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News Student Blog: Students Preserve the Legacy of African American Service Members in the Photograph Conservation Seminar

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Students are employing a variety of wet and dry cleaning methods (image: Annabelle Fichtner).

If you wandered into the Winterthur University of Delaware Program in Art Conservation student lab during the 2019 Winter Session, you may have seen the Class of 2021 fastidiously documenting and treating a group of important historical photographs from Fisk University. These photographs, which were primarily silver gelatin developed-out prints, ranged in size and subject. However, the majority were part of Fisk's W.E.B Du Bois Collection and documented African American service members in World War I.

At the beginning of World War I, Du Bois, a widely respected civil rights crusader and co-founder of the NAACP, encouraged African Americans to enlist in the war effort, as a way to prove they were equal citizens in the American democracy. However, the efforts of over 350,000 service men and women resulted in no societal change when the war ended, leading Du Bois to feel guilt over his initial and highly contested encouragements.[1]

Due in part to his disappointment in the treatment of African American soldiers by their white officers during the war; Du Bois began work on a book manuscript that he would later title The Black Man in the Wounded World. He intended to write the overlooked history of African American contributions to the war effort. As part of his project, Du Bois solicited photographs from African American soldiers and war nurses all over the United States with the promise that they would be returned after The Black Man in the Wounded World was published. Unfortunately, that day never came. The Du Bois WWI archive is now housed in the Special Collections at Fisk University, but the photographic collections could recently be found in the student lab at Winterthur.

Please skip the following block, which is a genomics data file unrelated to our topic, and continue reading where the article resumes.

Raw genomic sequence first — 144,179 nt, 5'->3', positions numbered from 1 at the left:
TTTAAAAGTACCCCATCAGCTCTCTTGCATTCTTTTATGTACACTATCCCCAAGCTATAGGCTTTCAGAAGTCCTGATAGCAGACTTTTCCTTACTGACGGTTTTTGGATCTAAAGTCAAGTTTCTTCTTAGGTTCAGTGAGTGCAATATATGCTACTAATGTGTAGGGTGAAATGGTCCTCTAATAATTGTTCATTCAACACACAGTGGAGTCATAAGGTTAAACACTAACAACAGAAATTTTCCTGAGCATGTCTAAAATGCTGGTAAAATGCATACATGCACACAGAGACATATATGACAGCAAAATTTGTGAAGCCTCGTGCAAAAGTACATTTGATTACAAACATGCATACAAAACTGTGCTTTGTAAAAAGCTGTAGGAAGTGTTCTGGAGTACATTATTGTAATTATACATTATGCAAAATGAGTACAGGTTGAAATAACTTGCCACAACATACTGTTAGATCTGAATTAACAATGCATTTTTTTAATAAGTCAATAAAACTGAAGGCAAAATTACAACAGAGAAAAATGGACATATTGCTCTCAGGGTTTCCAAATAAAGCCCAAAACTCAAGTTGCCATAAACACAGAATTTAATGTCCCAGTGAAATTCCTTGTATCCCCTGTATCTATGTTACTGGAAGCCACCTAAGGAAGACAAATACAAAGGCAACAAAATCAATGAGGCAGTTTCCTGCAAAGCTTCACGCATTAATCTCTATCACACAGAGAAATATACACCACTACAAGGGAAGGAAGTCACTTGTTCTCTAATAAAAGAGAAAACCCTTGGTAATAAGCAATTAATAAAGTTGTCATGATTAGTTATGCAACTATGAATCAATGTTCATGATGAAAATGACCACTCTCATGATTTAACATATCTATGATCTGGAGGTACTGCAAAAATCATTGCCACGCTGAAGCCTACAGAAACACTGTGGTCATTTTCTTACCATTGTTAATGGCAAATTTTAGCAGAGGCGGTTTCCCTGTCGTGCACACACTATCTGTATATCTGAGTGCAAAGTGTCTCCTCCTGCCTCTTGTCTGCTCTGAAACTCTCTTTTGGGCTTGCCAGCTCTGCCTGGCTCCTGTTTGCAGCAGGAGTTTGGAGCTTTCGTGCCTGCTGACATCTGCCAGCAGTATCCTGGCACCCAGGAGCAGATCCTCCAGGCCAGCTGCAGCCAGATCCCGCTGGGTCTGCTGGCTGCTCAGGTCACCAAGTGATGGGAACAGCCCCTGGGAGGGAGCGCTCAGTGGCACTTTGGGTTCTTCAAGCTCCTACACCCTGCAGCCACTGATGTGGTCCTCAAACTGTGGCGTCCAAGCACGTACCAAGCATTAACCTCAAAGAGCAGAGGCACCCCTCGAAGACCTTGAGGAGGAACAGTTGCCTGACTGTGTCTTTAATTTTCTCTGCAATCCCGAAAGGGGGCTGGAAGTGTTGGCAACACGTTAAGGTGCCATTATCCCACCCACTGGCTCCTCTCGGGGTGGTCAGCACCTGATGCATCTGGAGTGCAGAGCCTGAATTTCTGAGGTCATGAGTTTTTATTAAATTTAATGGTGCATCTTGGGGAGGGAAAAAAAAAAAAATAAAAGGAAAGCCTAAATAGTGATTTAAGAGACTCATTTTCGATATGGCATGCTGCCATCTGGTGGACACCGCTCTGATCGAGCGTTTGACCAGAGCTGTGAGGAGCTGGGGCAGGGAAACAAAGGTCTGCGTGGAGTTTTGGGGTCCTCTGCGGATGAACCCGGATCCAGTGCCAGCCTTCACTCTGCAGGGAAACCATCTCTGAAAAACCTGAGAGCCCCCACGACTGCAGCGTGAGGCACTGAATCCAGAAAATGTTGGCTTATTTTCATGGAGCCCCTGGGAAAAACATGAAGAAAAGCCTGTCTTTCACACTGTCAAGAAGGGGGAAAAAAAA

​Left: Many of the photographs have unique ephemera and detailed inscriptions (image: Courtney Helion). Right: As students handle these many photographs, they also are able to hone their photographic process identification skills (image: Emily Brzezinski).

Across the students' desks were images of soldiers digging ditches, Red Cross nurses tending to wounded soldiers, or portraits taken by professional photographers in both the States and France. The subject matter, the condition, and the history of each photograph varied, with many inscribed with the owner's return address or the stamps of newspaper publishers. As students carefully and methodically reduced years of dirt and grime from these photographs, they documented their work in a database that will be shared with Fisk University when the photographs are returned.

The goal of the photographic materials seminar is to expose students to the diversity and preservation of photographic collections. Photographs have the ability to capture history and its people in ways no other art form can, and those of the W.E.B Du Bois Collection are exceptional in this regard. While The Black Man in the Wounded World was never published, the sacrifice and service of African American soldiers is not forgotten. It lives on through the entire W.E.B Du Bois Collection at Fisk and the photographs we feel so incredibly privileged to preserve. Visitors to UD were encouraged to stop by the student lab and see this national treasure during treatment.